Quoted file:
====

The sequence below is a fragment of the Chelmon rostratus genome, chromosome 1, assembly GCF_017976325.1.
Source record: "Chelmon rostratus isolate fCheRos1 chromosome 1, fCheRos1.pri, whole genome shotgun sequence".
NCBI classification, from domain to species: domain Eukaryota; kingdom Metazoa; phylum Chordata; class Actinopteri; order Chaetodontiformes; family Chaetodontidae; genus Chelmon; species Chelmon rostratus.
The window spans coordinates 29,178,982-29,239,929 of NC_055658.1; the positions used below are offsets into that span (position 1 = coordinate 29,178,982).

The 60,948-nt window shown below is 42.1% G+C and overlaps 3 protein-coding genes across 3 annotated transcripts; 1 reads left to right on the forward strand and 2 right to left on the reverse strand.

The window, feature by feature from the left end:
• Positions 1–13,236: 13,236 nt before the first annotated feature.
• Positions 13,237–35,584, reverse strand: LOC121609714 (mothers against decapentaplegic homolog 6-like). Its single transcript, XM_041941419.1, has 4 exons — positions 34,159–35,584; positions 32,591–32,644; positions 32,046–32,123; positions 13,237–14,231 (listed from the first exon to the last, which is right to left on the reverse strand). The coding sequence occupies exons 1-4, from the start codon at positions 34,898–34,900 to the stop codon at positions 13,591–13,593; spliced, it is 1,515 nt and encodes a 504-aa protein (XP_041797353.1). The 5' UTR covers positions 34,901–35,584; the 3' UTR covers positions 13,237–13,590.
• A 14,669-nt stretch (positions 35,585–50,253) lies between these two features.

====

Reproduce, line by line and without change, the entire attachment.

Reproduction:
The sequence below is a fragment of the Chelmon rostratus genome, chromosome 1, assembly GCF_017976325.1.
Source record: "Chelmon rostratus isolate fCheRos1 chromosome 1, fCheRos1.pri, whole genome shotgun sequence".
NCBI classification, from domain to species: domain Eukaryota; kingdom Metazoa; phylum Chordata; class Actinopteri; order Chaetodontiformes; family Chaetodontidae; genus Chelmon; species Chelmon rostratus.
The window spans coordinates 29,178,982-29,239,929 of NC_055658.1; the positions used below are offsets into that span (position 1 = coordinate 29,178,982).

The 60,948-nt window shown below is 42.1% G+C and overlaps 3 protein-coding genes across 3 annotated transcripts; 1 reads left to right on the forward strand and 2 right to left on the reverse strand.

The window, feature by feature from the left end:
• Positions 1–13,236: 13,236 nt before the first annotated feature.
• Positions 13,237–35,584, reverse strand: LOC121609714 (mothers against decapentaplegic homolog 6-like). Its single transcript, XM_041941419.1, has 4 exons — positions 34,159–35,584; positions 32,591–32,644; positions 32,046–32,123; positions 13,237–14,231 (listed from the first exon to the last, which is right to left on the reverse strand). The coding sequence occupies exons 1-4, from the start codon at positions 34,898–34,900 to the stop codon at positions 13,591–13,593; spliced, it is 1,515 nt and encodes a 504-aa protein (XP_041797353.1). The 5' UTR covers positions 34,901–35,584; the 3' UTR covers positions 13,237–13,590.
• A 14,669-nt stretch (positions 35,585–50,253) lies between these two features.